'Shadowless Sword’ Delivers Formulaic Fun

    November 18, 2005 18:48

    When director Kim Young-jun, whose "Shadowless Sword" hits movie theaters Friday, said he was going to make a breakthrough in Korean martial arts movies, his chances of failure were good. But as easily digestible commercial fare, the film delivers.

    The year is 962 A.D. in the Balhae kingdom ravaged by the invasion of Khitan -- Tungusic or Mongol residents of the southern part of what is now Manchuria, Northeastern China.

    In a country almost wiped off the face of the earth, the last survivor of the dynasty, Dae Jeong-hyeon (Lee Seo-jin), ekes out a meager existence in a frontier town while hiding his true identity. Then those who dream of restoring the Balhae kingdom order the greatest woman warrior Yeon So-ha (Yun Soy) to bring prince Jeong-hyeon back, but those on Khitan's side -- Gun Hwa-pyeong (Shin Hyun-joon) and his confidant Mae Yeoung-ok (Lee Ki-yong) -- are hot in pursuit, looking to take his life.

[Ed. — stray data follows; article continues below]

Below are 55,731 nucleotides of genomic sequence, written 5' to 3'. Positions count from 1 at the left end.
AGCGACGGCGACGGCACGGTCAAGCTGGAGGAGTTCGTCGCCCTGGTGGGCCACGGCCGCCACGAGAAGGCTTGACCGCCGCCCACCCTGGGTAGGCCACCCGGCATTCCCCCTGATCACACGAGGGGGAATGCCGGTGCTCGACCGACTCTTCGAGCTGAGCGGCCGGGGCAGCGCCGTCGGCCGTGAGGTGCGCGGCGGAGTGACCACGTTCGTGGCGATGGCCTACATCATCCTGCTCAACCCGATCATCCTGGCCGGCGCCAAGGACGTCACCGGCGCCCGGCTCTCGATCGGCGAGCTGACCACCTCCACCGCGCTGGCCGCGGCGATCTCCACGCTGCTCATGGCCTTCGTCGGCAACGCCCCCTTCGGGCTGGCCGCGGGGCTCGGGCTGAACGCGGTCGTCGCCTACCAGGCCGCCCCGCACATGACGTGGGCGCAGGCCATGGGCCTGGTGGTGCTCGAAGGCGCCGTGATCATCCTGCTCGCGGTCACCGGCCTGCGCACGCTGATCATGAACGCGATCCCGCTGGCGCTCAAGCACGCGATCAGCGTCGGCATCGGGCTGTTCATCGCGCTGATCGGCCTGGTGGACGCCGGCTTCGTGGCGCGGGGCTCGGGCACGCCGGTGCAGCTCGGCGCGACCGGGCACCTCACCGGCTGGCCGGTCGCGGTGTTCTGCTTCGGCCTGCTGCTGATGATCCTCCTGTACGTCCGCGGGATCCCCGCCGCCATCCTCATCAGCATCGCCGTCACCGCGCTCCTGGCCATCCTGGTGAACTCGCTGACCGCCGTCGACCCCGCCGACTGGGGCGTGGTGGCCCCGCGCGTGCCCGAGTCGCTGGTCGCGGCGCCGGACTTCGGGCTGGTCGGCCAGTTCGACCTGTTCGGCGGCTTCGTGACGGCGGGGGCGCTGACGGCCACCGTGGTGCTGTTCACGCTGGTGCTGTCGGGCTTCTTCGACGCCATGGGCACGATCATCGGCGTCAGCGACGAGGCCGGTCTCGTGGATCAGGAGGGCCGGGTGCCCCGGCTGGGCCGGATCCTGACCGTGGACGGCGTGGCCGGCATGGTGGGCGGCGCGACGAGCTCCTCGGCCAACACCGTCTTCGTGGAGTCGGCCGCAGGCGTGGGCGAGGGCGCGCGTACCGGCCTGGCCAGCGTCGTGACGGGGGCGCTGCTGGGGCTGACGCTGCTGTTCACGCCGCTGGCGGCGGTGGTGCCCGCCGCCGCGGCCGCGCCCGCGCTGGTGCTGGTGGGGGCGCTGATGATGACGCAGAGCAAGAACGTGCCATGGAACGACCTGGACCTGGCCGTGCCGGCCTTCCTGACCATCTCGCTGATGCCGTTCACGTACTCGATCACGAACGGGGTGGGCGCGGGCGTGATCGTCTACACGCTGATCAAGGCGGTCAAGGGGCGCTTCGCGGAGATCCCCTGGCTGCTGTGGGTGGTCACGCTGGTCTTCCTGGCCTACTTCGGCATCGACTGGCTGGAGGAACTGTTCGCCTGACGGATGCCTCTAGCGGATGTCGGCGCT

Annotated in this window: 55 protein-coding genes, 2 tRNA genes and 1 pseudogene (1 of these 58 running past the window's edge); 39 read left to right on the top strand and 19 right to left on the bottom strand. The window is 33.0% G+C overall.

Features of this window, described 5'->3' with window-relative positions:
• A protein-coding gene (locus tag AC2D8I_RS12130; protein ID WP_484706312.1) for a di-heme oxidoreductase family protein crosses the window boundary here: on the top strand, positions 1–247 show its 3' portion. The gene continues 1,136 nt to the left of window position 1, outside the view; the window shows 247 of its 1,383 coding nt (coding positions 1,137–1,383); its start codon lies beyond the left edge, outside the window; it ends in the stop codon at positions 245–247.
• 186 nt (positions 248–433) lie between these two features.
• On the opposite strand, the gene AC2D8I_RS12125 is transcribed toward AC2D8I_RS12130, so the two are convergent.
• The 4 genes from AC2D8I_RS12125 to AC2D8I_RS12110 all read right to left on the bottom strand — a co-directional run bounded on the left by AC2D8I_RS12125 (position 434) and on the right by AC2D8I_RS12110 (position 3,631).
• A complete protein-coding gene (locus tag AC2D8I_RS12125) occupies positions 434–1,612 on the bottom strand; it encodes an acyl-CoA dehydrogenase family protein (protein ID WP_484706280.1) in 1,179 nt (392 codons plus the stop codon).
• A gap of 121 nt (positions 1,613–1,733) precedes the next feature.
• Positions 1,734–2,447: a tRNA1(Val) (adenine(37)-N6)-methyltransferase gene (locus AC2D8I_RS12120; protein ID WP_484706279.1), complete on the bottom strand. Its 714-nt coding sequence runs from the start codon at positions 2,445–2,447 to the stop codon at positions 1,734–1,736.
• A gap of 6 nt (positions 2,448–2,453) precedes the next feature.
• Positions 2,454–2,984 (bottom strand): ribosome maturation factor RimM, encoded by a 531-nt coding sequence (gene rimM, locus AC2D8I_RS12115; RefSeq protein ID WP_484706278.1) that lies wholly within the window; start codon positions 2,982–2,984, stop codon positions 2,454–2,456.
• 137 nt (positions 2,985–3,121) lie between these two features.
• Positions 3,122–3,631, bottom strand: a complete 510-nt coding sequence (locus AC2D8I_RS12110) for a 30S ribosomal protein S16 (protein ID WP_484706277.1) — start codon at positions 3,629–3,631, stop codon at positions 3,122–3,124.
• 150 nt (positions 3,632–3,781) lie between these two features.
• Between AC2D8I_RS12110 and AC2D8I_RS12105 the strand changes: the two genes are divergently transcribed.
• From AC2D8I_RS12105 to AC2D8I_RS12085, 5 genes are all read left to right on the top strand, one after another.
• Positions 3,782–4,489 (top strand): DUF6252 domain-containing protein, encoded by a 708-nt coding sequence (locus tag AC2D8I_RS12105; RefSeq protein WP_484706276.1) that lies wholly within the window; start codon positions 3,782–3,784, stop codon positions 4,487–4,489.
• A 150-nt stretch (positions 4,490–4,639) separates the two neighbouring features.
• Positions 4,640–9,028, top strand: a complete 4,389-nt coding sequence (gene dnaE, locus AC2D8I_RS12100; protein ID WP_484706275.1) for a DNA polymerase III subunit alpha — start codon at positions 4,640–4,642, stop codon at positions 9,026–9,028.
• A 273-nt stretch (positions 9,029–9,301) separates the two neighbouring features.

The action scenes in "Shadowless Sword" thoroughly ignore the laws of gravity, featuring 100 m dashes in the blink of an eye, walking on water and flights across roofs and through midair. The wire stunts are frankly a rehash of what the Chinese formula has been providing for decades, but that, after all, is the biggest pleasure the genre has to offer.

    "Shadowless Sword" focuses on the showdown between Yun Soy and Lee Ki-yong rather than the confrontation between Lee Seo-jin and Shin Hyun-joon, staking the film’s success largely on action stunts of beautiful women. The visuals, to be fair, can be stunning.

    The final confrontation is also quite stunning as the protagonists cross swords while a purple cloth billows across the screen, although the director appears to have borrowed the idea from Zhang Yimou’s “Lovers.”

    However, one of the drawbacks of “Shadowless Sword” is its failure to breathe life into its characters. Shin Hyun-joon remains unswervingly heroic throughout and Yun Soy appears completely bereft of personal emotions, with each plainly representing the opposing values of "good" and "evil." Lee Seo-jin plays the only dynamic character but also fails to convince with his portrayal of the prince masquerading as a pauper who goes on to rebuild his country.

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